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Posted: 4/5/2008 5:12:01 AM EDT
[Last Edit: 7/12/2008 7:59:28 PM EDT by KirkP]
The SV650 is often the most obvious choice, but in all fairness, there are others.

LIGHTWEIGHT SPORT STANDARDS:

The 4-valve liquid-cooled DOHC inline-four Suzuki Bandit 400 is not imported to the U.S. anymore, but it was(is) one of a kind. Unfortunately, it is out-classed in every way by the SV.

There has never been a 525cc inline-triple Sport Standard.

The 4-valve liquid-cooled 90-degree DOHC V-twin Suzuki SV 650 made the Honda Hawk obsolete, but the SV lacks the Hawk's single-sided arm.

The 2-valve air-cooled 90-degree SOHC V-twin Ducati Monster 696 is another option.

The 2-valve air-cooled 45-degree pushrod V-twin Buell XB9 (984cc) Lightning is not my favorite, but it could work for some.

MIDDLEWEIGHT SPORT STANDARDS:

The Yamaha FZ6 and Honda 599 are 4-valve liquid-cooled DOHC inline-four Sport Standards, but they suck for some of the same reasons that 600 Supersports suck on the street- like a tepid torque peak at an elevated rpm.

The 4-valve liquid-cooled DOHC inline-triple Triumph 675 Street Triple looks like more fun than giving two toys to three kids.

The 4-valve liquid-cooled DOHC 90-degree V-twin Aprilia Shiver SL 750 looks like a real winner.

The 2-valve air-cooled SOHC 90-degree V-twin Ducati Monster S2R 1000 is another option.

The 2-valve air-cooled 45-degree pushrod V-twin Buell XB12 Lightning is not my favorite, but it could work for some.

HEAVYWEIGHT SPORT STANDARDS:

It's been a couple of years since the 4-valve liquid-cooled DOHC inline-four MV Agusta Brutale has been made in a 750 version, but it's still a good bet.

The 4-valve liquid-cooled DOHC inline-triple Triumph Speed Triple 1050 is the current rendition of the original bad boy. A little porky, but more powerful than ever. Truly unique.

The 4-valve liquid-cooled DOHC 60-degree V-twin Aprilia Tuono lacks for nothing.

The 4-valve liquid cooled DOHC 90-degree V-Twin Ducati Monster S4R (1000) is also at the top of it's class.

OPEN CLASS SPORT STANDARDS:

The 4-valve liquid-cooled DOHC inline-four Kawasaki Z1000, the 4-valve liquid-cooled DOHC inline-four Honda 919, and the 4-valve liquid-cooled DOHC inline-four Yamaha FZ-1 are three options, but I'm not a fan of any of them.

The 4-valve liquid-cooled DOHC 75-degree V-twin KTM 990 Super Duke and the 4-valve liquid-cooled DOHC inline-four MV Agusta Brutale (910 and 1078) look like winners.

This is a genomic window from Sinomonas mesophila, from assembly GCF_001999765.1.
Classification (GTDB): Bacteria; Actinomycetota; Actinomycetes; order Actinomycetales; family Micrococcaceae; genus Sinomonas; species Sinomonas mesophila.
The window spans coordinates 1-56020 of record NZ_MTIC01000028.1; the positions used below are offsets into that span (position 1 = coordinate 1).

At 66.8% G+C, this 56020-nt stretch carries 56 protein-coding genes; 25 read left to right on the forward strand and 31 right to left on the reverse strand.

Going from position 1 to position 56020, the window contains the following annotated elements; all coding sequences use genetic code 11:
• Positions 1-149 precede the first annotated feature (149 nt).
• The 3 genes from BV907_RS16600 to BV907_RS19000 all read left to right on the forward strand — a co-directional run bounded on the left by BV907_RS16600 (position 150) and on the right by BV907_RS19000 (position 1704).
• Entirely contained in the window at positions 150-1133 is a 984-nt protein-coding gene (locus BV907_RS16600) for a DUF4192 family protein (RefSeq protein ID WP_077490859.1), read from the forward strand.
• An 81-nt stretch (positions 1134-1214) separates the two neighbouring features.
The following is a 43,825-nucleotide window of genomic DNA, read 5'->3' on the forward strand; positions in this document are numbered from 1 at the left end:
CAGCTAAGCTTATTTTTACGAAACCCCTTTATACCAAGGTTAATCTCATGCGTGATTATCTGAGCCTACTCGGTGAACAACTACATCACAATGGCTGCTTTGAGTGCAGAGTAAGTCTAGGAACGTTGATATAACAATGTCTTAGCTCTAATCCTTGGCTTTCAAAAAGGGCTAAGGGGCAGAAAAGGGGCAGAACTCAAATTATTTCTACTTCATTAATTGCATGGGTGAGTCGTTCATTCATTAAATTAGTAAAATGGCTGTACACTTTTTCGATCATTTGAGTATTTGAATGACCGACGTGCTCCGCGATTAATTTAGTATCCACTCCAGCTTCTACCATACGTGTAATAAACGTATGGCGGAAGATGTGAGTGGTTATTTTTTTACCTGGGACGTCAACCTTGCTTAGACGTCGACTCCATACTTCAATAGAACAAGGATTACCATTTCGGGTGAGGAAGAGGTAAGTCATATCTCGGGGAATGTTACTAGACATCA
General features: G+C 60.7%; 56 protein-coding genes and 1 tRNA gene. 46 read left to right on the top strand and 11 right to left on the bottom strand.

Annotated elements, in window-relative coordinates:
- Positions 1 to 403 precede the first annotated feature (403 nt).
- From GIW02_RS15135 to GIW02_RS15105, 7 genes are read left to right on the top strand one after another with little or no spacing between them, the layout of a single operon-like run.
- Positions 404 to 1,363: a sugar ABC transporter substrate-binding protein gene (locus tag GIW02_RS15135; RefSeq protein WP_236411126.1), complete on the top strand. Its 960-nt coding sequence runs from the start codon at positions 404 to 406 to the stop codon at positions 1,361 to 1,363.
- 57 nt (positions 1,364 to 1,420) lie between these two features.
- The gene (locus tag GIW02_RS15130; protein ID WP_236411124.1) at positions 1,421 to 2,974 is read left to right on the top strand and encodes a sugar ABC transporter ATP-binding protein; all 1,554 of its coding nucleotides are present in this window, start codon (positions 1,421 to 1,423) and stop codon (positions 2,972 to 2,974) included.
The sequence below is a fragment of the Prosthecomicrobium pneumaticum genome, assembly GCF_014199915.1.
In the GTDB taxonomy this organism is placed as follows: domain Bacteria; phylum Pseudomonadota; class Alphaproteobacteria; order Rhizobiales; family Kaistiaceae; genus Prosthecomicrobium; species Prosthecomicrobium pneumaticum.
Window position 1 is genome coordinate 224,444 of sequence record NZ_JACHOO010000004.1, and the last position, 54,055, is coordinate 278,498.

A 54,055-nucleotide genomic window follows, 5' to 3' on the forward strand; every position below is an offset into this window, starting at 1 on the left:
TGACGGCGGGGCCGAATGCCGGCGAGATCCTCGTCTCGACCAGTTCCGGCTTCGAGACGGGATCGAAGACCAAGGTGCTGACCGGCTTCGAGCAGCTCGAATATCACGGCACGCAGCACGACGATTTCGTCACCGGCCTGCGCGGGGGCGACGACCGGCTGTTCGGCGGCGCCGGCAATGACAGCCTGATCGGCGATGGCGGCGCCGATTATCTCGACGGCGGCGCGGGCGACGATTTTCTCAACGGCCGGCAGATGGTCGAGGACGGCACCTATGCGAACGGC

OVER THE TOP SPORT STANDARDS:

The 4-valve liquid-cooled DOHC inline-four Suzuki Bandit 1250S looks promising.

The 4-valve liquid-cooled DOHC inline-four Suzuki B-King looks very competent. It doesn't look quite as bad in black. Maybe it would clean up a little with an aftermarket exhaust.
Link Posted: 4/5/2008 2:01:09 PM EDT

Originally Posted By KirkP:
The 4-valve liquid-cooled 90-degree DOHC V-twin Suzuki SV 650 made the Honda Hawk obsolete, but the SV lacks the Hawk's single-sided arm.


What advantage does a single-sided swingarm offer? Is it just less weight?
Link Posted: 4/5/2008 2:24:24 PM EDT
[Last Edit: 4/5/2008 2:26:22 PM EDT by ten-ring]
Ooops. Didn't read it all and had to edit my post to nothing. Nice post KirkP. When I pick up my Ducati this week I may have some questions for you!!
Link Posted: 4/5/2008 2:39:26 PM EDT
[Last Edit: 4/5/2008 2:44:58 PM EDT by KirkP]

Originally Posted By pol_pot_47:

Originally Posted By KirkP:
The 4-valve liquid-cooled 90-degree DOHC V-twin Suzuki SV 650 made the Honda Hawk obsolete, but the SV lacks the Hawk's single-sided arm.


What advantage does a single-sided swingarm offer? Is it just less weight?


Quicker tire changes during endurance racing pit stops, without disturbing the chain adjustment and rear brake.

We can speed up rear tire changes (on bikes that do not have a single-sided arm) by doing things like attaching the rear axle nut to the washer, beveling the tip of the rear axle, polishing the threads on the rear axle, safety wiring the adjuster block to the rear axle head, making a safety wire "loop" (covered with rubber hose) to pull the rear axle with, and putting a healthy bevel on the rear brake pads, but it's never going to be as fast as a tire change with a single-sided arm.

We also use the sock trick- a rolled up sock wrapped in duct tape, wedged into the chain where it meets the rear sprocket- turn the rear wheel, and it drives both adjuster blocks forward before you tighten the nut. The chain adjustment should remain consistent- if you don't get the wheel all the way forward, the chain may end up too tight to allow smooth clutchless upshifts- or worse. Just remember to pull the sock before dropping the rear stand.

Shaving seconds during pit stops is easier than shaving seconds on the track.
Link Posted: 4/5/2008 4:09:00 PM EDT
Take a look at the Kawasaki Versys. It's been getting rave reviews both here and overseas. 650cc vertical twin 4 valve per cylinder, liquid cooled. Styled like the Triumph Tiger and Ducati Multistrada. Looks to be an excellent bike!
Link Posted: 4/5/2008 5:03:08 PM EDT

Originally Posted By Woohoo:
Take a look at the Kawasaki Versys. It's been getting rave reviews both here and overseas. 650cc vertical twin 4 valve per cylinder, liquid cooled. Styled like the Triumph Tiger and Ducati Multistrada. Looks to be an excellent bike!


Those three bikes, along with the WeeStrom, are really kind of in a different category. I don't know whether to call them long-travel standards, or 17"-wheeled Adventure Touring bikes. They are nearly as versatile as a Sport Standard, though.
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